Words: Katherine Michalak | Photos: Caroline Fontenot
The American Dream is alive and well behind the kitchen doors of Atlanta Chef Archna Becker's Bhojanic restaurants, where a booming refugee community has quietly thrived for nearly a decade.
New Oxford American Dictionary:
refugee |ˌrefyo͝oˈjē, ˈrefyo͝oˌjē| (noun)
a person who has been forced to leave their country in order to escape war, persecution, or natural disaster
ORIGIN late 17th cent.: from French réfugié ‘gone in search of refuge,’ past participle of (se) réfugier, from refuge (see refuge)
Refugee - The word itself throbs with negative connotation, harkening a sense of strife and despair, along with visions of war-torn nations, political unrest, and the proverbial huddled masses yearning to breathe free. It’s a term conjuring images of foreign lands flickering from newscasts or award-winning performances in dramatic films. I, for one, recall anecdotal tidbits of ancestral history shared at family reunions, school projects about Ellis Island, and descriptive blurbs on countless museum exhibit plaques … I identify only from distant reference, not from personal experience.
Yet, the etymology of refugee, stemming from a French gerund, echoes a sentiment far more familiar... a path we each navigate at some point in our lives . ‘Gone in search of refuge’. Seeking safety and shelter. Finding a place to rest, to breathe, to settle the soul, to nourish the body and regain balance. Hoping to find someone else at that refuge, an ally offering guidance and support to our exhausted bodies depleted by struggle.
A few years ago,
Executive Chef Archna Becker found herself struggling to staff her successful Bhojanic restaurants with capable employees. Sitting across the table from me at her Lenox location, Archna speaks quickly and definitively. Always on the move, with one hand on her phone and an ear toward the kitchen, Archna lifts up a palm gesturing emphatically, “We didn’t know what to do to get the right people in here to work. The people that were applying either didn’t have any papers or didn’t know anything about the food.” She’s committed to hiring employees with a connection to the culture of her cuisine in order to maintain authenticity. Continually packed tables at her restaurants indicate her approach hits a target.
As the business grew, Archna kept hitting these same staffing obstacles, increasingly stressed over the search for qualified workers ready for the challenge of a bustling kitchen simmering with her traditional North Indian recipes. “Then one day someone over at IRC [in Clarkston] called saying they had 2 sisters looking for jobs, all their papers processed, and they didn’t know where to start looking. I said ‘Send them over!’ That’s how we started hiring from the refugee community. I helped them, they saved me!”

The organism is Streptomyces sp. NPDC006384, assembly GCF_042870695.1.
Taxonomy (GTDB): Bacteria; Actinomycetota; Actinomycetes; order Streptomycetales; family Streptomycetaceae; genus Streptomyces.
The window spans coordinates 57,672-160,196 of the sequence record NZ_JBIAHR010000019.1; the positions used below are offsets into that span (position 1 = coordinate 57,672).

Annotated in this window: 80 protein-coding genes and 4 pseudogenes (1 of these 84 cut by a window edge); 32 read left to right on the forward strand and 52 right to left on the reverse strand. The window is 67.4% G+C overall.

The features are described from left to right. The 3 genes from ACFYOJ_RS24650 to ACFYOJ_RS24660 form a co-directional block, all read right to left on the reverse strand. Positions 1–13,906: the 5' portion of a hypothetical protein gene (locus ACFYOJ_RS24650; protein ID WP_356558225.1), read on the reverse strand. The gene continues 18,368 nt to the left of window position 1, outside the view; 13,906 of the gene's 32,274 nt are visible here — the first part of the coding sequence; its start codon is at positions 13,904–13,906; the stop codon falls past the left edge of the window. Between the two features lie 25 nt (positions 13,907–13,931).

About 30 years ago, the federal government tapped Clarkston, Georgia as one of the ideal spots for refugee resettlement and the DeKalb County town has played gracious host ever since. Thousands of eager families arrive in Clarkston, embracing freedom and building their future with the aid of the U.S. Office of Refugee Resettlement (ORR), designated state programming and dozens of private organizations such as the International Refugee Committee (IRC). Diversity thrives in this community devoted to new beginnings.
One of Bhojanic’s early IRC hires, Rachna, exemplifies the spirit of the resettlement program. Formerly in Nepal, Rachna lived in refugee camp awaiting international relief. Her journey brought her to Clarkston, and in 2009 she interviewed with Archna. Now, six years later, she manages the kitchen of the Lenox location while her husband manages the kitchen of Bhojanic’s Decatur restaurant. They own their home and cars, and their children flourish in local schools. They’ve each established fulfilling careers and anticipate successful futures for their family -- the American Dream in glorious technicolor.
Currently, Bhojanic employees over 2 dozen refugees, guiding them through a rigorous training process, helping them learn English and facilitating the transition into American society in a way that still allows them to celebrate their own culture. “We throw parties and organize employee events. This has become a family, our family. My husband and I recently attended an employee wedding -- a big family wedding that the whole community came together, participating. Everyone there knew us. Everyone!”
Archna views her efforts as a means of honoring her heritage and maintaining a link to tradition,
as well as celebrating America’s vast opportunities. As a young girl, she came to this country with her parents when they decided to leave India; while the circumstances of her arrival were quite different than those in an ORR program, she relates to the assimilation process. Archna encourages more business-owners to build similar relationships, “It’s definitely an investment in the training, but the risk/reward ratio of that… the ROI… makes it totally worth it. It’s incredibly rewarding. Some employees stay with us and some have moved on to open their own businesses. This community is filled with kind, family-oriented, dedicated, educated, hard-working people… This is what this country is about. If I can be a conduit for that energy, of course I will!”